BE Informed No. 2.8
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We want to expand our amateur service community by bringing youngsters and as many other citizens as
possible to our hobby. Exams scare off a lot of folks. People don’t learn to drive a car from memorizing multiple-choice
answers from the owner’s manual; they practice driving a car. Likewise, the GOTA experience we provide to unlicensed
and under-licensed persons is superior to memorizing the VECs’ answers to a lot of superfluous questions. GOTA experience
facilitates personalized hands-on training by mentors at real amateur stations. How about using GOTA experience as our license
apparently observe that our amateur service Section 97.301 spectrum allocations have the capacity to accommodate very large
influxes of additional stations, indeed.
What is GOTA?
It seems to be one of the most popular of the alternatives to VE-certification protocols (“AVEPs”) that are springing
Q. What would be required to replace
testing with GOTA experience?
No changes would be required to the international Radio Regulations. Those RRs should, however, be taken
into account within our needed regulatory revisions; in particular, the scope of ITU-R M.1544 minimum qualifications of
radio amateurs. It recommends that any person wishing to operate an amateur station have certain theoretical
knowledge. That seems to encompasses a GOTA operator.
The changes to Part 97 should be simple enough. Section 97.505 element credit already incorporates
the fitting rubric. Just expand that section and add new sentences to require our Section 97.509 administering VEs to give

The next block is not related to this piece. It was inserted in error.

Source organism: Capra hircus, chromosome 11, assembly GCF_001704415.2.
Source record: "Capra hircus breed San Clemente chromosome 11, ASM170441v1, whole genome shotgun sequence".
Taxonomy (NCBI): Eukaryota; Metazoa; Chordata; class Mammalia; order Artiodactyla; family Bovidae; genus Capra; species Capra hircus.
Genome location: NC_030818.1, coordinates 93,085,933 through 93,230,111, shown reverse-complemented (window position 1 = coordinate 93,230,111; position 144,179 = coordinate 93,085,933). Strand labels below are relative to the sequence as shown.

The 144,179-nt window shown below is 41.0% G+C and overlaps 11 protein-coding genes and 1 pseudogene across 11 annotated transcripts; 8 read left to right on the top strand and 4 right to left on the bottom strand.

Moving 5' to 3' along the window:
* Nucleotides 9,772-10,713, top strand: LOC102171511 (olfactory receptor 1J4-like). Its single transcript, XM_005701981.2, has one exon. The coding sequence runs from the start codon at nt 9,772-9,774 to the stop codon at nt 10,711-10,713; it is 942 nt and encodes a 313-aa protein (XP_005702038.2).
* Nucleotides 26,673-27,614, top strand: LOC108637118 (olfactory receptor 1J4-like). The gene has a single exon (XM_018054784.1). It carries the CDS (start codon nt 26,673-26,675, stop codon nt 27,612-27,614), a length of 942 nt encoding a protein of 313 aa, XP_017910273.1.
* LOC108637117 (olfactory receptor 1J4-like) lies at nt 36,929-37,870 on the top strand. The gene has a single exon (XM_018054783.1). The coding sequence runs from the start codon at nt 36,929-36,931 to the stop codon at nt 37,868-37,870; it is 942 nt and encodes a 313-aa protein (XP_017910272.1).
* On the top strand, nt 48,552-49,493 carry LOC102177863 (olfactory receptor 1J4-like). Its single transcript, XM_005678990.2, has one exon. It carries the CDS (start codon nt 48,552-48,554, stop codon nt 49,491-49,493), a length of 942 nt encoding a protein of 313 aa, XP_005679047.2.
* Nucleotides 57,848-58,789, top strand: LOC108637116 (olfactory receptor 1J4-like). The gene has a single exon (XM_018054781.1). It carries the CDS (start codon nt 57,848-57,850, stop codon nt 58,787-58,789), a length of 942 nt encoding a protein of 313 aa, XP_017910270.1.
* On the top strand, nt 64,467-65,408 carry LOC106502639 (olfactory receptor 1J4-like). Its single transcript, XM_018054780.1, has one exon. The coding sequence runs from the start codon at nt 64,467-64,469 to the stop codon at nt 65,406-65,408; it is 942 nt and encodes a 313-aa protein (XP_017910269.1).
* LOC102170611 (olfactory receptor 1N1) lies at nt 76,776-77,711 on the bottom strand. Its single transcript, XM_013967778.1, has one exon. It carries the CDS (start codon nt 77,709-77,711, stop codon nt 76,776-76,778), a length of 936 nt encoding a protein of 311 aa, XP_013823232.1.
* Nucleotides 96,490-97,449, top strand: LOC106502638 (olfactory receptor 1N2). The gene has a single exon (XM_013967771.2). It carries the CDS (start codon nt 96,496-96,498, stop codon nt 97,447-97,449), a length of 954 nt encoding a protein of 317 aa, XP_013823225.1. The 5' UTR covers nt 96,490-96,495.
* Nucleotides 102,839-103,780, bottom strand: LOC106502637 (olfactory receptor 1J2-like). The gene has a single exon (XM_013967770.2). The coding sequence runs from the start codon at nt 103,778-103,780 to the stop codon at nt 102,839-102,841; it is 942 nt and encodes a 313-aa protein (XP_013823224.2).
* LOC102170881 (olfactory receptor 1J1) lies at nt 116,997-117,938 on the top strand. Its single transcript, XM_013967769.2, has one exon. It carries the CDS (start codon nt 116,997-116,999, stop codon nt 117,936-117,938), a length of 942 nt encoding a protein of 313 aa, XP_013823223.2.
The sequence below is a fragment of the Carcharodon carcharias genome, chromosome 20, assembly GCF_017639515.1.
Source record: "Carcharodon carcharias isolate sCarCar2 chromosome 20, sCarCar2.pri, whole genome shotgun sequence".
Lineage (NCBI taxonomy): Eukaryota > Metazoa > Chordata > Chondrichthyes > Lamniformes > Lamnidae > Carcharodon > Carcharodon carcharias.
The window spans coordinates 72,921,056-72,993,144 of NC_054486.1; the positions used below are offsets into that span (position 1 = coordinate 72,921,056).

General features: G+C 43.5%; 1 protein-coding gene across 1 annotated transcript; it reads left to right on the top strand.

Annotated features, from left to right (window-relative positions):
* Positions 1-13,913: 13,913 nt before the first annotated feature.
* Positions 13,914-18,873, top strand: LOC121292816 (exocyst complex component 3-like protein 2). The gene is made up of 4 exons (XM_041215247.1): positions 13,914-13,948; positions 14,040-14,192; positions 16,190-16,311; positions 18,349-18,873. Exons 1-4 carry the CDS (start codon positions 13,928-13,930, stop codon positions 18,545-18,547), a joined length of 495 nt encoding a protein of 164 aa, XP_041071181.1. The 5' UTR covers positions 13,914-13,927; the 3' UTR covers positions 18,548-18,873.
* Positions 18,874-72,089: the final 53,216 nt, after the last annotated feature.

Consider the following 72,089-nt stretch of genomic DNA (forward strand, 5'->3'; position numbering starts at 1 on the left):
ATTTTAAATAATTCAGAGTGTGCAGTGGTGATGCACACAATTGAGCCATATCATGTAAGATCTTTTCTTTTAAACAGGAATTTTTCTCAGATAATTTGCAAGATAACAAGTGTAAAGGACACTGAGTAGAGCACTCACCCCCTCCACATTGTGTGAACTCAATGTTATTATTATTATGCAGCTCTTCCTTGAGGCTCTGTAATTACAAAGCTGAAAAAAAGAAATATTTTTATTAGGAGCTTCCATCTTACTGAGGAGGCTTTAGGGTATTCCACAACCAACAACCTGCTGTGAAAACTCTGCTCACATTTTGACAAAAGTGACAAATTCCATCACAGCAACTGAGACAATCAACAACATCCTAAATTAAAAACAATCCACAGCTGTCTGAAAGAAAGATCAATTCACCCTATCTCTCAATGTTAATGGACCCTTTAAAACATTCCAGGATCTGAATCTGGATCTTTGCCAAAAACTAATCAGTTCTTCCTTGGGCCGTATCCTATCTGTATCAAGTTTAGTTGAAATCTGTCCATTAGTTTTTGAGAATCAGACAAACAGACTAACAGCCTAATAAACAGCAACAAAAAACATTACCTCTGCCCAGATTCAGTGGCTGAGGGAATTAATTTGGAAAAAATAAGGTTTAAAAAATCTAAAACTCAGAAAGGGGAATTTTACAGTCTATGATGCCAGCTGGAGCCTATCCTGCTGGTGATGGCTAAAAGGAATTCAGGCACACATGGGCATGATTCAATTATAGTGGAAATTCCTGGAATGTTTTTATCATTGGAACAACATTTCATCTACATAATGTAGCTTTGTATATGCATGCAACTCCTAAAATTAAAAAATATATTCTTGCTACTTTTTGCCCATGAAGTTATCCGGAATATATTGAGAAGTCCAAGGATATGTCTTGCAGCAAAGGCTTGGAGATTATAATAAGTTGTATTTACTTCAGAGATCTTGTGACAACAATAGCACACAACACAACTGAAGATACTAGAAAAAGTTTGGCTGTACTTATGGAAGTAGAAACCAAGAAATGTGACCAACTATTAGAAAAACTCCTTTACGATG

credit for the GOTA experience.
That GOTA sounds like an excellent project for our radio club members to offer at our club station.
A. Yes, personalized hands-on training
by active seasoned amateur operators at real amateur stations should be a lot more direct, effective, and responsible use
of two highly valuable public resources: our allocation of electromagnetic spectrum and our technical and operational experts.
Personalized GOTA student operator mentoring should help expand our amateur service community, bring home license qualification
training, and buildup our clubs’ memberships.
Q. Our clubs should each obtain a stack of free club station licenses for its mentors to loan out to GOTA
student operators who just want to give ham radio a try before investing their time and effort in memorizing the answers to
the exam questions. They would use that call sign until they receive a call sign of their own, or lose interest.
A. Your suggestion does provide a workable
trail: call sign - ULS - license trustee mentor – student operator. The onus, however, would be entirely upon
your Section 97.5(b)(2) club station licensee to impose, on a case-by-case basis, any operational or technical limitations
necessary to assure compliance with the rules.
GOTA experience as a license qualifier will be more effective than answer memorizing only if all mentors carefully monitor
their trainees progress and follow up using their expertise to correct their trainees’ errors and misunderstandings.
A. Yes. A major disillusionment with the
current system is that the Section 97.509 administering VEs’ work is predominantly accounting in nature. Theses VEs,
moreover - quite disappointingly - do not appear to follow up an examination using their own expertise to enlighten the examinee
as needed, even though their incorrect answer choices pin down for them the specific areas where it is that their examinee’s
technical and/or operational knowledge is faulty. This inaction tends to signal that the VEs do not firmly accept that such
knowledge is all that essential.
For more information, read Alternatives to VE-certification BE Informed No. 5.0.
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Supersedes all prior editions